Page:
Gianni Versace, who won the international designer award, has long been noted for his fashion-forward apparel for both men and women. A member of the Italian school of couturiers, who show their collections in Milan, Versace's touch is unmistakable in the fine fabrics he uses and the bold, clean-cut tailoring he favors. It is the second time he has won the coveted Cutty and has another sterling silver clipper ship dating from 1983 on the shelf in his workroom.

Others competing in the international category were Gianfranco Ferre, also of Italy; and Jean-Paul Gaultier and Claude Montana of France.

Outstanding U.S. Designer honors were taken by Bill Robinson, who once was an assistant to Calvin Klein and last year was named Cutty's Most Promising Designer.

Robinson, 39, designs everything from green spandex sportswear to updated classic business suits - "things a regular guy can wear." He has been designing under his own name since January 1986 and is backed by Bidermann Industries. He has already earned a reputation within the menswear industry as a creative force and often is mentioned when professionals in the field discuss the direction and future of the business. The wide-shouldered jacket tapering to narrow slacks is a suit proportion immediately associated with his name. He also is noted for his use of zippers as a decorative touch on clothing and his masterful work with leathers.

The other nominees in Robinson's category were Allyn St. George, whose practical American Couture collection has brought smart menswear styles to customers on a budget, and Ronaldus Shamask, whose minimalist styles, precisely cut and boldly executed, have charted brave new frontiers in male apparel.

When it comes to new frontiers, Tony Lambert, winner of the Outstanding Sportswear Designer Award, has conquered many of them. First, it was the cotton sweater. Lambert brought it to the forefront of fashion. Then it was domestic materials and domestic production. (He is credited with being one of the strongest proponents of the "Made in America" campaign.) Then it was the whimsy he dared to incorporate in his fashions - fun animal motifs being typical.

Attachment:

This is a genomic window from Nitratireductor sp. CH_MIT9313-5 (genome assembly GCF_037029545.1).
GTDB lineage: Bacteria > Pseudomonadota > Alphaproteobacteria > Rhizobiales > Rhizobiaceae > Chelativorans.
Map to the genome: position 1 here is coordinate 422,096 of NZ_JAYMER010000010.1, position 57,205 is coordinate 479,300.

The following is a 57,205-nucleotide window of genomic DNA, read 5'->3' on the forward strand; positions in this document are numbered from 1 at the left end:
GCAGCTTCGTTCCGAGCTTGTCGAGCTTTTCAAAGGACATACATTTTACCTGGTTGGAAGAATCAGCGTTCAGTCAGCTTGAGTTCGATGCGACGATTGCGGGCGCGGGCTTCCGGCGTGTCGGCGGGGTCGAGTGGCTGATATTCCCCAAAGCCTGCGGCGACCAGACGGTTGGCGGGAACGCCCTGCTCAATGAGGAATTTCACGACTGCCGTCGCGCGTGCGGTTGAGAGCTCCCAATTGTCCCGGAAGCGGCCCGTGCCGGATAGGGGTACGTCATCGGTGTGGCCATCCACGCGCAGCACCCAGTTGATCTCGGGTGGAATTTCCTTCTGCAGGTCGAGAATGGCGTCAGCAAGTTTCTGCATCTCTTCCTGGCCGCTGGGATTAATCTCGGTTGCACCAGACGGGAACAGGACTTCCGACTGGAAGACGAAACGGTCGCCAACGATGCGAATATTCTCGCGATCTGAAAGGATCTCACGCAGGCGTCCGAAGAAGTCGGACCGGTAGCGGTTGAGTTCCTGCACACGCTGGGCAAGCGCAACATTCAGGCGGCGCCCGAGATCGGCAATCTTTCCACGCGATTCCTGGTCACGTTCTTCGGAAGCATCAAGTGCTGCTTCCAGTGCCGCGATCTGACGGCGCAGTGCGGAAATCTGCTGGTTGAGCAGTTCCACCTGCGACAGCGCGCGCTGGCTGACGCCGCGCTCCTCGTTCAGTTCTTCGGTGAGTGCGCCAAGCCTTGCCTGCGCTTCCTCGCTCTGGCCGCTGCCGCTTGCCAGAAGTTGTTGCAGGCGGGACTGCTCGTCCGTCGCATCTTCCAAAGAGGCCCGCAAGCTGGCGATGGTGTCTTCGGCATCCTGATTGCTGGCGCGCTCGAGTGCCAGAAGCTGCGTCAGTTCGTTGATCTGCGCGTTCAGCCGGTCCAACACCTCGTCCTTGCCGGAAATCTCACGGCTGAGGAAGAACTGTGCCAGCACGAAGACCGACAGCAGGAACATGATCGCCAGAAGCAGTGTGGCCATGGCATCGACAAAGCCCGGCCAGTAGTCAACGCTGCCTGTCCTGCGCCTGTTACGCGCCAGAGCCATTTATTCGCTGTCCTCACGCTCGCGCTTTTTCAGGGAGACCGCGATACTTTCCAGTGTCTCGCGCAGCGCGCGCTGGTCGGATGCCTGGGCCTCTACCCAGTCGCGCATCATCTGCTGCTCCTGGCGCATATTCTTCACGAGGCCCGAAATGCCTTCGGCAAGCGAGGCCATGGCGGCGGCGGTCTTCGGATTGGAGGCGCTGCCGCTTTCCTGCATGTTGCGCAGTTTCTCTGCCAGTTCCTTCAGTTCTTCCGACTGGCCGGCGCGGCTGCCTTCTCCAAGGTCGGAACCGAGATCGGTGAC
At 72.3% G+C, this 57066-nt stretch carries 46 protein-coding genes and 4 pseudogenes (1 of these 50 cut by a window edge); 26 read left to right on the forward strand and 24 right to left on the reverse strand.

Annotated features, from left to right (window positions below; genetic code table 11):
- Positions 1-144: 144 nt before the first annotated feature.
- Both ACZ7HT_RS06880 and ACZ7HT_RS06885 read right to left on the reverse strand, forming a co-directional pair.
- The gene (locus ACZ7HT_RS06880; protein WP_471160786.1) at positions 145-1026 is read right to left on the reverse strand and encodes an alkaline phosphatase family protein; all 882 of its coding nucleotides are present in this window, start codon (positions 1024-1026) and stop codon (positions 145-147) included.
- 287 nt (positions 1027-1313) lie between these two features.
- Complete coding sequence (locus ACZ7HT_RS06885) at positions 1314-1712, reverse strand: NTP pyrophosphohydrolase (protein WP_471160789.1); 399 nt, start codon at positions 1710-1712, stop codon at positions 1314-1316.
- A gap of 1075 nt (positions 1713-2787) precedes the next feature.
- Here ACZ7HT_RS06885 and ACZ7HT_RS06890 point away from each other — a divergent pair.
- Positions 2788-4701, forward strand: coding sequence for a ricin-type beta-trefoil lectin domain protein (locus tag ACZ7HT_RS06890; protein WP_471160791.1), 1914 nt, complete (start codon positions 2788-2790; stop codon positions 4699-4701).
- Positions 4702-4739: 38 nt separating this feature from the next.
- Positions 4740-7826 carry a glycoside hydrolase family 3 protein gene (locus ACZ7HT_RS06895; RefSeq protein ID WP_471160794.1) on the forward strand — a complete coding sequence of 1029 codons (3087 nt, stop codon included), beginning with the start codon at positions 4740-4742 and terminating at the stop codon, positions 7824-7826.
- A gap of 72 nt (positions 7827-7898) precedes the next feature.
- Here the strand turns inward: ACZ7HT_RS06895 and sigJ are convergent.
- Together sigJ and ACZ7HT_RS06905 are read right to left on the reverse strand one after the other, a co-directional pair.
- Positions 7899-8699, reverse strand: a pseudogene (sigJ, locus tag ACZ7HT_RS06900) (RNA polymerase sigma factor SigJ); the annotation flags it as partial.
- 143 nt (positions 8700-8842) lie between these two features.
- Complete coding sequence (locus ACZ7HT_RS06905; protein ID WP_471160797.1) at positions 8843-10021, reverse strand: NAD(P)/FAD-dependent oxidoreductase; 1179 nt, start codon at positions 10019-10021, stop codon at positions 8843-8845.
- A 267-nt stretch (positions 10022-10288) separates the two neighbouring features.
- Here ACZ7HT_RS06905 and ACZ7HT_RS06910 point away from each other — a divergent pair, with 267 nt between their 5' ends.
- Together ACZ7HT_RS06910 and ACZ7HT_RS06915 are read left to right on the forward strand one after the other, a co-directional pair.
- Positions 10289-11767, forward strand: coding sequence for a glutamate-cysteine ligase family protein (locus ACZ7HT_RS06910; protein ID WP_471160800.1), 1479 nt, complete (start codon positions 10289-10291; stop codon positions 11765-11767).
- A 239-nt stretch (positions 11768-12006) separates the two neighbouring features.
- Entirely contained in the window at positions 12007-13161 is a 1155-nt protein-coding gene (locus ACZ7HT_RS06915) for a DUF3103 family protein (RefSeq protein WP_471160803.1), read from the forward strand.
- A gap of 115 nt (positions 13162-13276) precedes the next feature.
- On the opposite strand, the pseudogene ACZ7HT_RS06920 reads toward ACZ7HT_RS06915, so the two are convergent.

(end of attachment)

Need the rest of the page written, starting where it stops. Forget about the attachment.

Today his line encompasses both menswear and women's clothing. Eye-catching sweaters still play an all-important role, but many other styles have been added as well. Sport jackets are softly constructed and full of texture and color. Slacks have been cut loose and easy for comfort. Shirts are woven with subtle plays of pattern.

The collection for fall also includes some wild animal print sport jackets that are definitely not for the mild-mannered creature but the male who envisions himself as king of the fashion jungle. Lambert continues to hunt for new ways to brighten the menswear industry.

Competing for the sportswear award (and this category, according to Cutty Sark spokespeople, drew a record number of names from the nominating committee) were Nancy Heller and Tommy Hilfiger. Sportswear, it would seem, is one of the fastest growing and most popular areas of menswear.

Accessories is another menswear area that's booming these days. From bolos to braces, from caps to cravats, designers are offering the customer dozens of creative ways to brighten his wardrobe and his fashion life.

E.G. Smith, who was named Outstanding Accessories Designer, has injected new excitement galore into an area that once was as boring and bland as a dry American cheese sandwich - socks. Today, thanks to E.G., "little sweaters for your feet" come in tie-dyes and bright colors; slouch designs and boot styles. And you can wear socks of different colors together . . . and crazy patterns are A-OK. This entrepreneur has opened up a whole new realm of hosiery for the fashion gourmet.

Once E.G. intended to become an attorney. But Attorney-at-Socks sounded more fun than Attorney-at-Law. And it has been.

It's generally agreed within the fashion industry that there isn't anybody who does more fun and unique things to promote a product. He has tossed "socktail" parties. He has conducted interviews in an old stretch limo. He's currently promoting election boot socks in colors of - what else - red white and blue.

Marla Buck, who designs jewelry for men and women, was one of the runners-up in the accessories category, as was Nicholas Graham for Joe Boxer.

But it's a cinch they couldn't have found a more clever way to display their Cuttys than E.G. - even if they'd won. He promptly had his clipper ship mounted on a plastic sea pedestal so it looked as though it was sailing. And he equipped the pedestal with wavelike sound effects.